Differences in gut microflora between captive and wild birds: Are we getting the captive balance right?
Minson CJ, lentle RG, Potter MA. 2009. Differences in gut microflora between captive and wild birds: Are we getting the captive balance right?. In Ward A, Treiber K, Schmidt D, Coslik A, Maslanka M, Eds. Proceedings of the Eighth Conference on Zoo and Wildlife Nutrition, AZA Nutrition Advisory Group, Tulsa, OK.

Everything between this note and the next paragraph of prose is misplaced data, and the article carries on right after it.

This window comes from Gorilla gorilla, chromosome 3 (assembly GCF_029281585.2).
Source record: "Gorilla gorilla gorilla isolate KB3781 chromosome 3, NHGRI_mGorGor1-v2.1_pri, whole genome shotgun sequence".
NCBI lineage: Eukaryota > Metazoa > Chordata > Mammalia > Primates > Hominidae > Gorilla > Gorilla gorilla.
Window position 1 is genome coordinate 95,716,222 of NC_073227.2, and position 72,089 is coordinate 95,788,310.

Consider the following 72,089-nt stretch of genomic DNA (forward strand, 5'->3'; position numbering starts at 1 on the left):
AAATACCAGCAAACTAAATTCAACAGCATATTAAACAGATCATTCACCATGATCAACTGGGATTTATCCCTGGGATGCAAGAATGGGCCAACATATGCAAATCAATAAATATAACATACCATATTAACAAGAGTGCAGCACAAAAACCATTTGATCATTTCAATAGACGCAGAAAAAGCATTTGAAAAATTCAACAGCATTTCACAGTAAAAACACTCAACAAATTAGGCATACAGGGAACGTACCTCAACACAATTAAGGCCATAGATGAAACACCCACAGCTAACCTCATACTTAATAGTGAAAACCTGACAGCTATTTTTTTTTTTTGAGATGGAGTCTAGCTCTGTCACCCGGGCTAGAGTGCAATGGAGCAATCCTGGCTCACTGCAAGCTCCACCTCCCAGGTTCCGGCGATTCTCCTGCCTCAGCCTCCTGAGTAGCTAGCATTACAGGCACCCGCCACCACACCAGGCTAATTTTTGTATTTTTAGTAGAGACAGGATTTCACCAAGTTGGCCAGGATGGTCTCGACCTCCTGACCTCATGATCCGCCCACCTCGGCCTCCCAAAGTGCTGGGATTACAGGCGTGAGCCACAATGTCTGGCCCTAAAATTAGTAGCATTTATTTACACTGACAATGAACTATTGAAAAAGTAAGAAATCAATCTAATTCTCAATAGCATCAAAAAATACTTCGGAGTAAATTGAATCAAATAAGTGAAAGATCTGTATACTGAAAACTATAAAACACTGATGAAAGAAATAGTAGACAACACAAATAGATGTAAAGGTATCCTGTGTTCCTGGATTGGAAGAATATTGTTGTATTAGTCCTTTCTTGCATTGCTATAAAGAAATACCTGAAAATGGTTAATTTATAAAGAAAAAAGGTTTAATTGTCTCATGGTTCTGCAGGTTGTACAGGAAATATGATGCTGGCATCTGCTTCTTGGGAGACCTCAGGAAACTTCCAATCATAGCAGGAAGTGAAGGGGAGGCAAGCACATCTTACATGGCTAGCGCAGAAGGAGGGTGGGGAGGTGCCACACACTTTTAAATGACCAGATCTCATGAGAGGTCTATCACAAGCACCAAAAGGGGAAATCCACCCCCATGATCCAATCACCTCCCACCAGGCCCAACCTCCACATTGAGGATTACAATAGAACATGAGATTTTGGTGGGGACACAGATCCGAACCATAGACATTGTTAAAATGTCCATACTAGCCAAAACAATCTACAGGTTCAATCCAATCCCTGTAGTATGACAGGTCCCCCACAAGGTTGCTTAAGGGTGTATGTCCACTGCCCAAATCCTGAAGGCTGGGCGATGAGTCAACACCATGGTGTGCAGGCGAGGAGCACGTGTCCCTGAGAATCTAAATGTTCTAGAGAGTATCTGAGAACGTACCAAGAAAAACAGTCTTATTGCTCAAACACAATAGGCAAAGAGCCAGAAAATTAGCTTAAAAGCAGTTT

The microbiota of the vertebrate gastrointestinal tract consists of a diverse collection of microbial species. In the past, identification of these species has involved cultivation-based techniques. However, due to the dependence upon bacteria-specific media during cultivation, up to 80% of species may not have been identified using these techniques. To overcome this bias, a DNA-based technique of identifying microbial communities is now routinely employed. Denaturing Gradient Gel Electrophoresis (DGGE) uses 16S rDNA as a molecular fingerprint to identify species. Sections of DNA fragments are amplified using polymerase chain reactions (PCR), then loaded into a gel containing a chemical gradient. Depending upon the sequence of base pairs in the fragment the DNA will ‘melt’ (denature) at a specific gradient causing a band to appear on the gel. Each band corresponds to a different bacterial species, thus providing a profile of the bacterial community for that sample.23_MinsonGutMicroflora.pdf     118 KB